Slow and steady

Four Plums

Four Plums is an oil-on-linen still life I’m going to show in the fall at Oxford Gallery, in a two-person show, the first I’ve had there. It’s the sort of thing I want to keep doing as I build a portfolio of work specifically for that show. I’m under the gun a bit, yet I’m changing the way I work as part of my effort to present the best work I can do. I’ve replaced some economy paint with a more expensive line, and I’ve noticed a real difference in the way the paint handles, but I’m still not sure if it’s the quality of the paint or simply the fact that it’s new. The other tubes were getting old, since I use fairly thin layers of oil and a tube can last me years–if it’s a color I don’t favor. If it’s several years old, it thickens and gets harder to use without some dicey thinning. Yet buying the new paint, using better materials, was only part of a  larger commitment I’m making to this show in the fall. I’m also resigning myself to taking whatever more time than I might have devoted in the past to finishing  a painting properly. What I’m finding is that when I surrender to the natural pace of a given painting, as a way of committing to the best possible outcome, the act of painting will flow the way it should, and I’ll feel more secure about the results as I paint—because I don’t move forward until I’m satisfied with the work I’m doing at the time. I might go back to that area again and again, but if I’m as careful and accurate with it as I can be, from the start, it sets me up for more effective finishing touches later on. I’m not saying I was doing rushed work in the past, but sometimes I would ignore frustration and plow ahead, forcing things, instead of listening to my reactions. I guess all I’m saying is that I’m working in a way that feels more natural to me, rather than trying to paint with a method some other painters I know are using.

There’s some deep connection between the tactile feel of applying paint, in a way where each brush stroke brings a little ping of satisfaction, partly because it’s so carefully considered, that conveys some hard-to-quantify freshness and life in the finished work. It doesn’t make much logical sense that the feel of the activity results in a more convincing look, but that’s what I keep discovering, over the years, and then repeatedly ignoring, when I’m under pressure or impatient to be done. I am putting myself under a self-imposed deadline here, which motivates me to work faster, because I’m hoping to contribute a couple dozen paintings to the show, which means, ideally, I’d like to create maybe eighteen new paintings. I’ve already finished a few, but I still have more than a dozen to paint between now and September. I can do the math and I know how much time I have for each one. Yet it seems that I need to forget the deadlines and try to do only what a good, careful pace requires, which threatens to slow me way down. Here’s the paradox, in the image I’m working on now, of a ceramic bowl, when I slow down and forget about how much of the image I want to finish on a given day—and just focus on getting every stroke done properly, every color applied after long consideration—I begin to see how what I’m doing in one area can be duplicated in another, I spot parallels between a color or value in one part of the object and other parts, and I find myself getting more done than I expected. By ignoring the clock, I discover efficiencies that actually save time. By slowing down, I speed the process. Not always, but I seem to remember a line from the band Genesis back in the 70s: you gotta get in to get out. Something like that seems to be operating in this surrender to the required pace of the work.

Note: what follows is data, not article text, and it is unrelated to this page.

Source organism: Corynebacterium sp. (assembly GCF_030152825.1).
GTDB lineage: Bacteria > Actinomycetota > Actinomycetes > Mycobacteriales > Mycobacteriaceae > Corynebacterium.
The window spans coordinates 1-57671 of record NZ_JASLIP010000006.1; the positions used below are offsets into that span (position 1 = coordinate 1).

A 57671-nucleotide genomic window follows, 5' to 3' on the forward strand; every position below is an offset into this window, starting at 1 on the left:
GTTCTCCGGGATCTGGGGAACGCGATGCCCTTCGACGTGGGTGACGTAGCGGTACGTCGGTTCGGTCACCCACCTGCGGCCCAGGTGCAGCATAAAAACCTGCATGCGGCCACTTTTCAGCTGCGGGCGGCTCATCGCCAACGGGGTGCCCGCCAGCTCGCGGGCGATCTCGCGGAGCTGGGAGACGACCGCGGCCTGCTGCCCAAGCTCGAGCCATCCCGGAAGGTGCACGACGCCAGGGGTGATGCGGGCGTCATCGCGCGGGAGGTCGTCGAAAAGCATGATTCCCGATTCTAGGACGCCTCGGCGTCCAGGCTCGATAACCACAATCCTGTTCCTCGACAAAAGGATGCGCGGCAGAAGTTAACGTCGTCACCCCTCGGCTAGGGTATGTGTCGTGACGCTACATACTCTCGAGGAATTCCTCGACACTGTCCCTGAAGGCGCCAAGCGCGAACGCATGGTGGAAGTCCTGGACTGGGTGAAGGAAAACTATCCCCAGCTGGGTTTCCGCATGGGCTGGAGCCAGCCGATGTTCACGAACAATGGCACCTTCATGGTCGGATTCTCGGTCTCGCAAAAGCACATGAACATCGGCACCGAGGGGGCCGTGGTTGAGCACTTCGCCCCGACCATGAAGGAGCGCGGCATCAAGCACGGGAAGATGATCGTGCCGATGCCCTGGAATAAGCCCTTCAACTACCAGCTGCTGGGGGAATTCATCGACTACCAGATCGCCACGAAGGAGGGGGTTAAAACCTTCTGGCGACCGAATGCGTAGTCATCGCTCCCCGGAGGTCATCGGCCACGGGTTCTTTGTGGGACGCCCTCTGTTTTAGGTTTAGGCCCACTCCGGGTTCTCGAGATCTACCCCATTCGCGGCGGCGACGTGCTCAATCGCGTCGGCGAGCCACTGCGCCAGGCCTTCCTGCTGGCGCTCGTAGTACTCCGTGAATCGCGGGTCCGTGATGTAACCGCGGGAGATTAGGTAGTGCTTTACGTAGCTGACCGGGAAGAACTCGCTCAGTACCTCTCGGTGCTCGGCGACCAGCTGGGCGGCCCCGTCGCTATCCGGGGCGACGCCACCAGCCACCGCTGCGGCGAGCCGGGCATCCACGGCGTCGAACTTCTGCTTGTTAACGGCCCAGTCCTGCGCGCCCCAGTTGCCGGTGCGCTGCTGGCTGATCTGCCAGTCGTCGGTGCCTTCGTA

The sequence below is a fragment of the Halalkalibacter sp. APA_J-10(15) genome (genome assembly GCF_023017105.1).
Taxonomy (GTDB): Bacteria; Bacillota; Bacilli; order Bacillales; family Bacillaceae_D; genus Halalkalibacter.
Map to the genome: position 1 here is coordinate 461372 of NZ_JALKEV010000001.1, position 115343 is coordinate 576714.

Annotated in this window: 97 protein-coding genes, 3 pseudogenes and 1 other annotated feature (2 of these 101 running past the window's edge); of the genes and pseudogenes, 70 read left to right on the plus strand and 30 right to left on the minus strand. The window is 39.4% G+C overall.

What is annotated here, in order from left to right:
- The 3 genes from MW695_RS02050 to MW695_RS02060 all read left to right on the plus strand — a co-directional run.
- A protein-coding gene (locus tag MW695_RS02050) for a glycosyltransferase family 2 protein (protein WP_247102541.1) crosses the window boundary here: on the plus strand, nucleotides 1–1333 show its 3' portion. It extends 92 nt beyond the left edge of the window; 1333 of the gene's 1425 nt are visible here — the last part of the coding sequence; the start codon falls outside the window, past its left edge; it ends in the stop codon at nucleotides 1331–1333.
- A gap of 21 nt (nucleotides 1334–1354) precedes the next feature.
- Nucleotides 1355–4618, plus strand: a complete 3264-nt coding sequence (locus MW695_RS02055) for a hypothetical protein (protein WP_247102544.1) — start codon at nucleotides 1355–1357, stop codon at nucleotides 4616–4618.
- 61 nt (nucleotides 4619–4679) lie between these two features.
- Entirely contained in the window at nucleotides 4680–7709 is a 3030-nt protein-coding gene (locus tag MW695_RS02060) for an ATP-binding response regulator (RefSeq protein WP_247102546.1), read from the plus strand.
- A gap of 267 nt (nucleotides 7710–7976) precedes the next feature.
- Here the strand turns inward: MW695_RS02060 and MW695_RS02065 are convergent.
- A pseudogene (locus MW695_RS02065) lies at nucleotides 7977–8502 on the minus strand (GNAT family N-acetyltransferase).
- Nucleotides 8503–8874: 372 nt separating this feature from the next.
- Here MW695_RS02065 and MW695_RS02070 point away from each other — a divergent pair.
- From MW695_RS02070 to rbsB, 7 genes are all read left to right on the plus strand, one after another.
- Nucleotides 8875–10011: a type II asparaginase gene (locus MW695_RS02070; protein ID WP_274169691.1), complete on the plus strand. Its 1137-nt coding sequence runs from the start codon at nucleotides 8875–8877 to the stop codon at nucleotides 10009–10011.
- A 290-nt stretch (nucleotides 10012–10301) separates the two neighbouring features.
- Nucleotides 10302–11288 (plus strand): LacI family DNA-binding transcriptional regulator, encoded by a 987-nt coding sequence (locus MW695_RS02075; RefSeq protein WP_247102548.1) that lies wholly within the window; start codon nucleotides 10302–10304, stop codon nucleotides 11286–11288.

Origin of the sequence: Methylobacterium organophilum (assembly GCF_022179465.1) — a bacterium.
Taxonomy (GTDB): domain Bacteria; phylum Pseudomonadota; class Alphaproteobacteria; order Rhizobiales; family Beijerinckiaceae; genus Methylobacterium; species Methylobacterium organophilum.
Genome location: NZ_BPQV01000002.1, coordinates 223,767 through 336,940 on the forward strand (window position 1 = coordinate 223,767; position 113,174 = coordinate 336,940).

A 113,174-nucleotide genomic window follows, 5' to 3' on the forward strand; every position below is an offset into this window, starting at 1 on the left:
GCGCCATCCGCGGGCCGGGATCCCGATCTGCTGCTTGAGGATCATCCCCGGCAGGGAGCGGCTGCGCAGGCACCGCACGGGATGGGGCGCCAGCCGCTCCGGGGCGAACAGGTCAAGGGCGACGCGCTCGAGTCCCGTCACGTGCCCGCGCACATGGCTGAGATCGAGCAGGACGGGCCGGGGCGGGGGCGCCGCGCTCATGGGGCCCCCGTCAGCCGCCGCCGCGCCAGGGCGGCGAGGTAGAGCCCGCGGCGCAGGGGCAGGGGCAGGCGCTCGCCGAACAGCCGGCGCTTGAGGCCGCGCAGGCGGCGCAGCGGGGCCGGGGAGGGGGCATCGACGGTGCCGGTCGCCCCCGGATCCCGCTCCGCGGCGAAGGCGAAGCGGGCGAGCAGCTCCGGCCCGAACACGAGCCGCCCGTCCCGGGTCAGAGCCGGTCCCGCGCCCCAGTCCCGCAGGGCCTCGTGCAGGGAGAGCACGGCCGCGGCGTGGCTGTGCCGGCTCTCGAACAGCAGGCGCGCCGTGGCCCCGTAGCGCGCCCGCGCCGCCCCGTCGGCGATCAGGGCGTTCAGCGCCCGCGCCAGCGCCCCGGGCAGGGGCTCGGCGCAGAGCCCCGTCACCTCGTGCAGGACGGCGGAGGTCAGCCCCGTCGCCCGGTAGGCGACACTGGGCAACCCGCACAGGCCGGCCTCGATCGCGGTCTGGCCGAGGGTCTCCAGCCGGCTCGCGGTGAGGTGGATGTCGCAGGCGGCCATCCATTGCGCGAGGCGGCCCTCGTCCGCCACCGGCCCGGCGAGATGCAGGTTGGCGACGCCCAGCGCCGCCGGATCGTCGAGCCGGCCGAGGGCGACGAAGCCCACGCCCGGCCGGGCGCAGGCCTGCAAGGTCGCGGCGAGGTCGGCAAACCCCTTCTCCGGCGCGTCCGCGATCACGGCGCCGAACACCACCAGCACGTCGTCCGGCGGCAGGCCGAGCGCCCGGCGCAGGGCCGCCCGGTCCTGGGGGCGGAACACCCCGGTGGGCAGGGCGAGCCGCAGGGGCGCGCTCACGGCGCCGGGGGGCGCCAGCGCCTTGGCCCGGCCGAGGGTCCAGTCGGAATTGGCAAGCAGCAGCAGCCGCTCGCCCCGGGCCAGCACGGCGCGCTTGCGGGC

2 Responses to “Slow and steady”

  1. Richard Harrngton

    I think the tactile feel of the act is much of the appeal of painting to me. Ad that together with the concentration required- it’s similar to sports, like we’ve talked about.

    The difference in the quality of paint of various grades is very noticeable- more pigment/tube in professional grades. It is very noticeably, in some colors more than others.

    I look forward to the show this fall.

  2. dave dorsey

    Yep, more paint, less filler. Painting as a physical act: that’s a huge part of it. You get out of your mind: it takes you out of yourself, and much of that gets imparted to a viewer. That one-pointed focus becomes “visible” in a way, in the quality of the painting. Simply looking at a Vermeer gives me a little sample of the focus he had, that empty mind, and that’s a world away from what conceptual art is up to. Not that there’s anything wrong with the conceptual work; it can be powerful and captivating, but not in the same way.